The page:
In November 2015, Imperative, a B Corp that is looking to “double the number of purpose-oriented people in the workforce over the next 10 years”, in collaboration with the New York University, published its 2015 Purpose Workforce Index. The report is based on a survey completed by a sample of 6,332 working adults, aimed at measuring how American workers regard the role of work in their lives: their work orientations.
While 72% of the surveyed workers said they regard work as a means to an end (whether financial gain, social status, or advancement), the other 28% said they see work as a source of personal fulfillment and a way to help others (i.e. they are purpose-oriented),
One characteristic of these purpose-oriented workers is that they are more likely to believe their work makes an impact, so they also tend to have a more positive perception of their jobs.
Moreover, they seek to create meaning even when they do not inherently experience it day-to-day. In fact, the report shows we can find purpose-oriented workers anywhere, though, of course, in some industries their proportion is higher. For example, in the education and non-profit sectors more than 40% of workers are purpose-oriented, while in other industries such retail, utilities, real estate, advertising, and food services they represent less than 20% of the total workforce.
And there are three other things I find particularly inspiring:
1) Women and workers over 55 are significantly more likely to be purpose-oriented than their male or younger counterparts,
2) Purpose-oriented workers tend to be better educated than their peers
3) Being purpose-oriented at work does not necessarily imply an economic sacrifice…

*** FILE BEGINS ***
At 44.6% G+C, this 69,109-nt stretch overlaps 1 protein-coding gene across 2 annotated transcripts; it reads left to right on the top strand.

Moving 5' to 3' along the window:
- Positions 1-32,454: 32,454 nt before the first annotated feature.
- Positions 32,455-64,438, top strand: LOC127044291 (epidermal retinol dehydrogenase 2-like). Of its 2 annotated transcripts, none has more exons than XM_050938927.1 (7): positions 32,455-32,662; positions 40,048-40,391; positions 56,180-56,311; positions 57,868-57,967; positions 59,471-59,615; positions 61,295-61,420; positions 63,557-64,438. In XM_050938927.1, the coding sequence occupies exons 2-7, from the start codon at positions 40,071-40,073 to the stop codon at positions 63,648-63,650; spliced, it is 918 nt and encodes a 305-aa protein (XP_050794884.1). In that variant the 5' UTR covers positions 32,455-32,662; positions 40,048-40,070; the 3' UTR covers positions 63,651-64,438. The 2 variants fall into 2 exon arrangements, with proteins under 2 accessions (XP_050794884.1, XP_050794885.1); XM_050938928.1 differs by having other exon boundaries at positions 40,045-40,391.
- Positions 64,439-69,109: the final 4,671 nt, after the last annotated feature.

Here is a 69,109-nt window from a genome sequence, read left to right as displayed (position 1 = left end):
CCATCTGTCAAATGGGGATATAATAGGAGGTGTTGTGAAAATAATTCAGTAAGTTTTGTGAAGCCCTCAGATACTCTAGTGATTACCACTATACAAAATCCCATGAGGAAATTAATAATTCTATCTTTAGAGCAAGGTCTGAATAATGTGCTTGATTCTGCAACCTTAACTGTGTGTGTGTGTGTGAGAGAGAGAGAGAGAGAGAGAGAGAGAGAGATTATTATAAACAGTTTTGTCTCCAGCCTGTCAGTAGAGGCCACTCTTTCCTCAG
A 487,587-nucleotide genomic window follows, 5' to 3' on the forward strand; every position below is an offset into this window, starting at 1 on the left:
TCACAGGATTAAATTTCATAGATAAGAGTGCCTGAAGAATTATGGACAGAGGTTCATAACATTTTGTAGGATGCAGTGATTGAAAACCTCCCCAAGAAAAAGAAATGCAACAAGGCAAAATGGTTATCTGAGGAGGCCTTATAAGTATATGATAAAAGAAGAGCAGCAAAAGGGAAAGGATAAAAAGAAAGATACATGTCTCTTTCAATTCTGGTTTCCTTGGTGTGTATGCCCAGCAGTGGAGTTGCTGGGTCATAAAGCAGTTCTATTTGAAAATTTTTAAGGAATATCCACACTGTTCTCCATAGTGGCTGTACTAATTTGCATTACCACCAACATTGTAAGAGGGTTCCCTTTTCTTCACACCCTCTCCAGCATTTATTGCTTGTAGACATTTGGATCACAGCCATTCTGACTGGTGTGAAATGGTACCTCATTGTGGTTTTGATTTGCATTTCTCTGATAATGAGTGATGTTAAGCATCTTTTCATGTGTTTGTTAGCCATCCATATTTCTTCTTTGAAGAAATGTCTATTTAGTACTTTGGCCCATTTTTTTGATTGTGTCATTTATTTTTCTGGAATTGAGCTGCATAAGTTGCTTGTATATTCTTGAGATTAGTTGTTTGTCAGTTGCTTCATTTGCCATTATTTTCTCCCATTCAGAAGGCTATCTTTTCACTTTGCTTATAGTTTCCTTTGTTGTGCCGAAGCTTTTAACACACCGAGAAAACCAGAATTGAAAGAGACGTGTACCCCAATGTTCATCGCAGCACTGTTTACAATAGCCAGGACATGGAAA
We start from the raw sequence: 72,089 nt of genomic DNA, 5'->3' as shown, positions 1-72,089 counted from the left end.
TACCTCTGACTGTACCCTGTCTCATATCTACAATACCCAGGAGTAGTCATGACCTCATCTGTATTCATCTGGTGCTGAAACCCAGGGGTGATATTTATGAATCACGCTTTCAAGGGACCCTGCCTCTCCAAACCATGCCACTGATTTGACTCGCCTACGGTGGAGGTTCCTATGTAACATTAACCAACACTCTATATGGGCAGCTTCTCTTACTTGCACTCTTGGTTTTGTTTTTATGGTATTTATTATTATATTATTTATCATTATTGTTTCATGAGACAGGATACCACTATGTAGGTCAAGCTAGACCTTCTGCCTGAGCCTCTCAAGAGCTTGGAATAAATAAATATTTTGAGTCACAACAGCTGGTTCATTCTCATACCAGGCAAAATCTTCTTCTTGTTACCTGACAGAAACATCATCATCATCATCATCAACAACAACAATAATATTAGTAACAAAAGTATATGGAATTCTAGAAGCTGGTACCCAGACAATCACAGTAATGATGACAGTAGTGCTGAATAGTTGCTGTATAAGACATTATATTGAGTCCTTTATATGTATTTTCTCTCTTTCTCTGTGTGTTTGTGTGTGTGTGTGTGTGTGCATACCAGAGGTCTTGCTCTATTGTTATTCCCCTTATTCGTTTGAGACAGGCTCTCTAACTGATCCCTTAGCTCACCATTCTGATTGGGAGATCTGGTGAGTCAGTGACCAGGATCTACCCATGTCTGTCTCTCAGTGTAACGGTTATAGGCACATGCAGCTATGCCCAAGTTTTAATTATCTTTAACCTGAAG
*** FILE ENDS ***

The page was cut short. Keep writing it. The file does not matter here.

But, where does this interest for purpose-oriented workers comes from?
Different studies evidence that being purpose-oriented and finding meaning in one’s work have significant advantages for both workers and their employers.
The Purpose Workforce Index report shows us how purpose-oriented workers consistently outperform their colleagues in several dimensions: they are 50% more likely to be in leadership positions, and 47% more likely to recommend their employers to others. They also tend to have stronger and more meaningful relationships with colleagues and customers, which is particularly relevant in a volatile scenario where social capital is key for both organizational competitiveness and individual employability.
Furthermore, research by the Energy Project concluded that employees who derive meaning and significance from their work are more than three times as likely to stay with their organizations, report 1.7 times higher job satisfaction, and are 1.4 times more engaged.
All of which is consistent with what we observe in our daily practice at the iOpener Institute where we have statistical evidence that people who feel their jobs have a positive impact on the world also tend to feel more motivated, more effective, and more resilient when times are tough.
Now, in line with Imperative’s aims, and taking into consideration all those advantages, imagine a workforce where purpose-oriented workers are the majority…
At first sight the idea seems to be a utopian dream. Yet, there are reasons to think it’s more than wishful thinking:
First, because millennials, who are already the largest generation in the workforce in many countries, come along with a different set of values. Even if those younger workers don’t declare themselves as being purpose-oriented, our research shows that a fulfilling job is what keeps the Gen Y employee on board, not simply throwing money at them. And we also know that for millennials there is an extremely strong alignment between job fulfillment and feeling that their occupation is doing something worthwhile.
Second, because we know that educators, parents, and companies can influence to a large extent the work orientation of their students, children and employees. We know, for instance, that there is a strong connection between an individual’s work orientation and the perception that person had of her parents’ orientations, while managers and HR professionals in organizations can help employees connect the dots to realize how their jobs have a positive impact on the world.